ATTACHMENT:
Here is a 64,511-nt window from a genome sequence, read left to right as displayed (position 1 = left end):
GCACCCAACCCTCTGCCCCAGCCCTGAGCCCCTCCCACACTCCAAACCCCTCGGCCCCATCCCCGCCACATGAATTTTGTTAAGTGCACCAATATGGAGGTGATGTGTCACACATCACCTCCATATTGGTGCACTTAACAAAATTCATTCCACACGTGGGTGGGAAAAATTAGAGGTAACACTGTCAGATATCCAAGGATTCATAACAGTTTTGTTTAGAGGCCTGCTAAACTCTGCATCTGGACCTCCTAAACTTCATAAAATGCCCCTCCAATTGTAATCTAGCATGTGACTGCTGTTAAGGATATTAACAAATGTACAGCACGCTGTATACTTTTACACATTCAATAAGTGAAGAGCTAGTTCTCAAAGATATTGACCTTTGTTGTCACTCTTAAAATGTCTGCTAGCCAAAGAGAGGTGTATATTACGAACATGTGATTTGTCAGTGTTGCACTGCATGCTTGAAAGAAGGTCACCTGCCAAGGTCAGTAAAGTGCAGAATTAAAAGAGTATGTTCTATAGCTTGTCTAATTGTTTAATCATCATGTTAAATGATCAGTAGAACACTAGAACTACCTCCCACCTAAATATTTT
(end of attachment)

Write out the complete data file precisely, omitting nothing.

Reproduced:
Here is a 64,511-nt window from a genome sequence, read left to right as displayed (position 1 = left end):
GCACCCAACCCTCTGCCCCAGCCCTGAGCCCCTCCCACACTCCAAACCCCTCGGCCCCATCCCCGCCACATGAATTTTGTTAAGTGCACCAATATGGAGGTGATGTGTCACACATCACCTCCATATTGGTGCACTTAACAAAATTCATTCCACACGTGGGTGGGAAAAATTAGAGGTAACACTGTCAGATATCCAAGGATTCATAACAGTTTTGTTTAGAGGCCTGCTAAACTCTGCATCTGGACCTCCTAAACTTCATAAAATGCCCCTCCAATTGTAATCTAGCATGTGACTGCTGTTAAGGATATTAACAAATGTACAGCACGCTGTATACTTTTACACATTCAATAAGTGAAGAGCTAGTTCTCAAAGATATTGACCTTTGTTGTCACTCTTAAAATGTCTGCTAGCCAAAGAGAGGTGTATATTACGAACATGTGATTTGTCAGTGTTGCACTGCATGCTTGAAAGAAGGTCACCTGCCAAGGTCAGTAAAGTGCAGAATTAAAAGAGTATGTTCTATAGCTTGTCTAATTGTTTAATCATCATGTTAAATGATCAGTAGAACACTAGAACTACCTCCCACCTAAATATTTT